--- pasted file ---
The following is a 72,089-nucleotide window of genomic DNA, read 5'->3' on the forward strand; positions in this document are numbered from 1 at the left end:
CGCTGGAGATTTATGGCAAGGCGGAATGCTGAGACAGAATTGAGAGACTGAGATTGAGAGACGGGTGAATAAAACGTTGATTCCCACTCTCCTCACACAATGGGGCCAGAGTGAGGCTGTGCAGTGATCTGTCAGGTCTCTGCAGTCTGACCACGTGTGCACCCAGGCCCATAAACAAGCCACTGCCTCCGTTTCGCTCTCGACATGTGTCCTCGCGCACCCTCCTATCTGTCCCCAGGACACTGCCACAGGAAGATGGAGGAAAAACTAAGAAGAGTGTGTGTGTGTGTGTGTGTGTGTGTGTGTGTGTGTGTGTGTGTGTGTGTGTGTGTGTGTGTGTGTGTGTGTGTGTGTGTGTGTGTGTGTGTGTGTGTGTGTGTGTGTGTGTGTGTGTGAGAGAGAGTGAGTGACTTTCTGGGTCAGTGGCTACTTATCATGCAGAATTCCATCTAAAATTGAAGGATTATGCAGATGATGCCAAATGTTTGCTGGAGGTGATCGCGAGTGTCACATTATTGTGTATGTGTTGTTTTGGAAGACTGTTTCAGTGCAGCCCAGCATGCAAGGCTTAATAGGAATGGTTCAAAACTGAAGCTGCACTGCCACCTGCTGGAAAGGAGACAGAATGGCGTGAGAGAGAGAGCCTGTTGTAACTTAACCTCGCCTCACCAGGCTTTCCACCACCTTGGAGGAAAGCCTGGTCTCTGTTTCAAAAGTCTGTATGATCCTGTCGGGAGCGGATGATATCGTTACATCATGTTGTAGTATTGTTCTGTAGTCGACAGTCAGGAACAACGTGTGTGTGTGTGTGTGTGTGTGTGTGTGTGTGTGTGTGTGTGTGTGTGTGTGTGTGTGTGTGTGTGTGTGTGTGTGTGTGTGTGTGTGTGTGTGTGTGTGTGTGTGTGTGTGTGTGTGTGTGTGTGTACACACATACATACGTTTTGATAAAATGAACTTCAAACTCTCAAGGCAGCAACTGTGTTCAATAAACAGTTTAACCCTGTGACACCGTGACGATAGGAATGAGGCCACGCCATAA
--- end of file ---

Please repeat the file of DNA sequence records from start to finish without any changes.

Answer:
The following is a 72,089-nucleotide window of genomic DNA, read 5'->3' on the forward strand; positions in this document are numbered from 1 at the left end:
CGCTGGAGATTTATGGCAAGGCGGAATGCTGAGACAGAATTGAGAGACTGAGATTGAGAGACGGGTGAATAAAACGTTGATTCCCACTCTCCTCACACAATGGGGCCAGAGTGAGGCTGTGCAGTGATCTGTCAGGTCTCTGCAGTCTGACCACGTGTGCACCCAGGCCCATAAACAAGCCACTGCCTCCGTTTCGCTCTCGACATGTGTCCTCGCGCACCCTCCTATCTGTCCCCAGGACACTGCCACAGGAAGATGGAGGAAAAACTAAGAAGAGTGTGTGTGTGTGTGTGTGTGTGTGTGTGTGTGTGTGTGTGTGTGTGTGTGTGTGTGTGTGTGTGTGTGTGTGTGTGTGTGTGTGTGTGTGTGTGTGTGTGTGTGTGTGTGTGTGTGTGAGAGAGAGTGAGTGACTTTCTGGGTCAGTGGCTACTTATCATGCAGAATTCCATCTAAAATTGAAGGATTATGCAGATGATGCCAAATGTTTGCTGGAGGTGATCGCGAGTGTCACATTATTGTGTATGTGTTGTTTTGGAAGACTGTTTCAGTGCAGCCCAGCATGCAAGGCTTAATAGGAATGGTTCAAAACTGAAGCTGCACTGCCACCTGCTGGAAAGGAGACAGAATGGCGTGAGAGAGAGAGCCTGTTGTAACTTAACCTCGCCTCACCAGGCTTTCCACCACCTTGGAGGAAAGCCTGGTCTCTGTTTCAAAAGTCTGTATGATCCTGTCGGGAGCGGATGATATCGTTACATCATGTTGTAGTATTGTTCTGTAGTCGACAGTCAGGAACAACGTGTGTGTGTGTGTGTGTGTGTGTGTGTGTGTGTGTGTGTGTGTGTGTGTGTGTGTGTGTGTGTGTGTGTGTGTGTGTGTGTGTGTGTGTGTGTGTGTGTGTGTGTGTGTGTGTGTGTGTGTGTGTGTACACACATACATACGTTTTGATAAAATGAACTTCAAACTCTCAAGGCAGCAACTGTGTTCAATAAACAGTTTAACCCTGTGACACCGTGACGATAGGAATGAGGCCACGCCATAA